Pubdate: Sat, 15 Oct 2016
Source: National Post (Canada)
Copyright: 2016 Canwest Publishing Inc.
Author: Lori Culbert
Series: O Cannabis: Part One of Six.
Pages: A8-A9


Planning to go skiing this winter in Alberta's resort towns, or
perhaps some fall camping in rural British Columbia?

Be careful if you want to fire up a joint alongside the chairlift or

That's because police investigate more marijuana possession and
trafficking incidents per capita in parts of Western Canada, despite
the long-held belief that attitudes toward pot get mellower as you
near the Pacific Ocean.

Postmedia analyzed 12 years of national crime statistics to determine
where you had the highest odds of being questioned by police for
having a small amount of bud. Lake Louise and Jasper have consistently
been at the top of the list, and were followed in 2015 by several B.C.
mountainside towns, including Whistler, Merritt, Hope, and Salmo.

But go ahead and puff away if your travels take you to some parts of
Central and Eastern Canada, where police investigate fewer pot
possession cases. And that's not because no one partakes in the
eastern half of the country - the highest provincial rate of marijuana
use per resident is in Nova Scotia, while Alberta has the

So why should we care where in Canada law enforcement has been
targeting pot smokers, especially since the federal government plans
to make cannabis legal? Because, although marijuana offences have been
dropping for four years, they still represented nearly two-thirds of
all drug cases last year. More than half of the 96,000 drug offences
reported by Canadian police in 2015 were for marijuana possession,
while another nine per cent were for cannabis trafficking, production
and distribution.

How marijuana has been handled by police officers, prosecutors and
mayors over the last decade has been wildly inconsistent across
Canada, often differing dramatically between municipal and provincial

Now Prime Minister Justin Trudeau is grappling with legislation that
will not only legalize cannabis, but also attempt to homogenize how we
as a country think about weed - rolling together the
Just-Say-No-To-Drugs hardliners and police concerned about organized
crime groups with the recreational potheads and those who swear by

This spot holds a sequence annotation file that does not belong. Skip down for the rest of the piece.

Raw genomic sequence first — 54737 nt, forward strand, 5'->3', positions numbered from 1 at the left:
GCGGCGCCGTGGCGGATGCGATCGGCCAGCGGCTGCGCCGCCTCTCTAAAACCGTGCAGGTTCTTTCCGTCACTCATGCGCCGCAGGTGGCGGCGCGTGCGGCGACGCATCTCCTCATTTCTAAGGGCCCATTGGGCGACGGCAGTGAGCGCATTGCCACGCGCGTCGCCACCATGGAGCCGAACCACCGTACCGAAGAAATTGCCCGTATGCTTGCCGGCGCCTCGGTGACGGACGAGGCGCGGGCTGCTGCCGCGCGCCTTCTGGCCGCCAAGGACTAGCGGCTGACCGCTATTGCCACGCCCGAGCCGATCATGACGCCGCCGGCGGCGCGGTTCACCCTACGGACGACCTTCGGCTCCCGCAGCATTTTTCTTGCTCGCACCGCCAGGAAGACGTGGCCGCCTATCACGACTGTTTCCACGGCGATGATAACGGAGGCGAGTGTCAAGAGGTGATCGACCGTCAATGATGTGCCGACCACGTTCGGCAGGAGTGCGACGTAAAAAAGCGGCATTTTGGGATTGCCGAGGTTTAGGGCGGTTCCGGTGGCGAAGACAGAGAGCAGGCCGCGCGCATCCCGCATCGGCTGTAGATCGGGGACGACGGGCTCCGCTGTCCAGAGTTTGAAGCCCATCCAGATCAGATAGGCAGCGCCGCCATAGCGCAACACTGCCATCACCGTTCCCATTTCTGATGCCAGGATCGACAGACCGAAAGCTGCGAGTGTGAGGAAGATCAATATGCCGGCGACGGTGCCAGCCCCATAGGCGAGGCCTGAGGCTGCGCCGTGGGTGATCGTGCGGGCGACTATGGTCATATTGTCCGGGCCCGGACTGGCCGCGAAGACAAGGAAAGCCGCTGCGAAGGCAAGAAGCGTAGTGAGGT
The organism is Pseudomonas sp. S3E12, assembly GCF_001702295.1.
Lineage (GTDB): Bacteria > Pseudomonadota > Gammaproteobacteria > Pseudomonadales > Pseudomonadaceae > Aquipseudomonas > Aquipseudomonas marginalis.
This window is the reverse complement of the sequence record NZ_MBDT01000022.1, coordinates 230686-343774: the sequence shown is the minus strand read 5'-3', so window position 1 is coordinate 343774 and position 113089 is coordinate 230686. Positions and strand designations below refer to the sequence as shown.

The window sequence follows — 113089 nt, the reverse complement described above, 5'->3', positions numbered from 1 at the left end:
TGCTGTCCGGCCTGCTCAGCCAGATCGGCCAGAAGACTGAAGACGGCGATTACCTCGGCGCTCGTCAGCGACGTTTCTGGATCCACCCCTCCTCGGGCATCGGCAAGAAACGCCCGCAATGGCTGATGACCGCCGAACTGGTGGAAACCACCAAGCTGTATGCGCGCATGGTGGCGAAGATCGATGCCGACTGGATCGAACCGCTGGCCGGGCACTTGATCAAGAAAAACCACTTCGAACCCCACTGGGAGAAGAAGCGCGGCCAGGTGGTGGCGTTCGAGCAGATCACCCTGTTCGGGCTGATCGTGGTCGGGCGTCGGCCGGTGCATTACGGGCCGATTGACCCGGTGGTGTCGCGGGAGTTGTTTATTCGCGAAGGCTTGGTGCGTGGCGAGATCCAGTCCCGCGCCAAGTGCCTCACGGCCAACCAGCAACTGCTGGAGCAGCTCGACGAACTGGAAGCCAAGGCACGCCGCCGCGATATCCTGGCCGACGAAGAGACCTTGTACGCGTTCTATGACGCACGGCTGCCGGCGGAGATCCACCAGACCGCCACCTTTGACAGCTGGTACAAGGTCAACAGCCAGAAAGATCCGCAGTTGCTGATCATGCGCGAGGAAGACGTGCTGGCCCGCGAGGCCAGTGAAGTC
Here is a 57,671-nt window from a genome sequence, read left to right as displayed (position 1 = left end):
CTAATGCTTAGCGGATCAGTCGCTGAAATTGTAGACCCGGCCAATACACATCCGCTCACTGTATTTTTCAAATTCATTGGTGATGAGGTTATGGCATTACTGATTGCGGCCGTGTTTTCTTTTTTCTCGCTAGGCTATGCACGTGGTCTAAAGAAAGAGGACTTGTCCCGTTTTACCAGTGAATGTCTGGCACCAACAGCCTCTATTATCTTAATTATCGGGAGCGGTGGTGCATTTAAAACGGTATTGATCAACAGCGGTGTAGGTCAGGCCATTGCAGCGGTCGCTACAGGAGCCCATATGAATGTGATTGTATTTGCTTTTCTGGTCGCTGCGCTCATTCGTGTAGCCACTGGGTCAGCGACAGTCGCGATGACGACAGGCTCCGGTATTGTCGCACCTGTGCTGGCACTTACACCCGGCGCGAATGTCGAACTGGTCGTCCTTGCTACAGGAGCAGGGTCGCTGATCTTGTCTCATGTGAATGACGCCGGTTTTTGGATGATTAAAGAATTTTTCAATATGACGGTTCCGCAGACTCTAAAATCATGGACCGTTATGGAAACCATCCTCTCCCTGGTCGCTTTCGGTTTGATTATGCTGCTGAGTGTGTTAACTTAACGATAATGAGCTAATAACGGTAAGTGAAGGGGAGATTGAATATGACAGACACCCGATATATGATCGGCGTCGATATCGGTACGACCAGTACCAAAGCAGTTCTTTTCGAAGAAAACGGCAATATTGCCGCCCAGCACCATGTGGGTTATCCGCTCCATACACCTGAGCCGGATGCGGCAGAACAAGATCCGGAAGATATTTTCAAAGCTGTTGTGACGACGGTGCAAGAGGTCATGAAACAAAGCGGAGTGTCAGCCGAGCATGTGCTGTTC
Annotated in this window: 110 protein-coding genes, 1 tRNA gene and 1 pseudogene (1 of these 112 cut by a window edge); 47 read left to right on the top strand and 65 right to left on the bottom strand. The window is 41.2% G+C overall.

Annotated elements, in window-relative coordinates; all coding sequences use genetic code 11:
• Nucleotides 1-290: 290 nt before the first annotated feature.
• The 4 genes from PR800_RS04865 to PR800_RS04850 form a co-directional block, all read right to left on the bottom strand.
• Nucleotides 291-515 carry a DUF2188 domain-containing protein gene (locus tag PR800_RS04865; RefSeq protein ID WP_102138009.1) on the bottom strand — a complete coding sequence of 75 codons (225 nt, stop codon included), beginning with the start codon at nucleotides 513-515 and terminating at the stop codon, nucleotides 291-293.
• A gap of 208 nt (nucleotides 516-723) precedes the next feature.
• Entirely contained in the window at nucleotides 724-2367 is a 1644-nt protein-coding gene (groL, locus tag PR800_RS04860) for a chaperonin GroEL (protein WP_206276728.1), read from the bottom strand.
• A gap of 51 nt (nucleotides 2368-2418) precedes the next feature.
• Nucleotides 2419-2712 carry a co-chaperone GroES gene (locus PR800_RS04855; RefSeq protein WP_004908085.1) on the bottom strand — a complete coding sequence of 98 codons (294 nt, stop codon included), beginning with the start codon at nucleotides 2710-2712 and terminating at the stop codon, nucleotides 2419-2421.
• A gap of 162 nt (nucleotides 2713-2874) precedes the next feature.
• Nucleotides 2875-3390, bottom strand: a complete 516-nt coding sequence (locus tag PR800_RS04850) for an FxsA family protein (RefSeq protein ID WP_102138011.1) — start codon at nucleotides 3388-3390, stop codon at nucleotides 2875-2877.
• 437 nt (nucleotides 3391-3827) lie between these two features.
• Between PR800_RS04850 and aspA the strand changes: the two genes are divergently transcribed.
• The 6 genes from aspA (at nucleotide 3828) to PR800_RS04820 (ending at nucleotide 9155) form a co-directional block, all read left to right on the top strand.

marijuana's medicinal benefits.

A federal and provincial task force will seek input from health, law
and substance abuse experts, with the goal of designing a sales and
distribution system that will be operating and collecting taxes by

But the new legislation is not scheduled to be introduced until next
spring, and it could be 2018 before it becomes law. So, what to do
with pot right now - when it is still technically illegal, but
everyone knows Ottawa plans to make it legit?

Canada's doctors raised concerns i n August that there is not yet
enough solid evidence that weed is a safe medical treatment. And in
Toronto, the health board has asked Trudeau for immediate
clarification on how to handle the possession and sale of pot during
this hazy period before legalization.

"We are told by the federal government that recreational pot will be
legal tomorrow, but we are (supposed) to continue to enforce that
failed criminalization model today," Toronto City Councillor Joe
Cressy said in an interview. "The challenge that city halls - in towns
and cities right cross the country - are facing is there is no
overarching public health framework to deal with this today."

Postmedia is launching a national, week-long series examining what is
in store for our future, when relaxing at the end of the day with a
toke on a joint could be as common as sipping a glass of wine.
Journalists in Ontario, Saskatchewan, Alberta and British Columbia
will look at the legal, medical and business ramifications of a
reefer-friendly nation, and the lessons learned from trail-blazing
states such as Washington and Colorado.

Finding consensus on the new laws from coast to coast to coast will be
a challenge.

In Lake Louise, nearly 40 out of every 1,000 residents were
investigated for possessing pot in 2015, while in Jasper the rate was
30 out of every 1,000. The two Alberta ski towns have been near or at
the top of this national list for almost a decade.

In contrast, of the 1,132 municipalities analyzed by Postmedia, more
than 35 had no marijuana possession investigations by police in 2015;
and in 300 towns, fewer than one person out of every 1,000 was
investigated. Those with a history of no or low bud offences include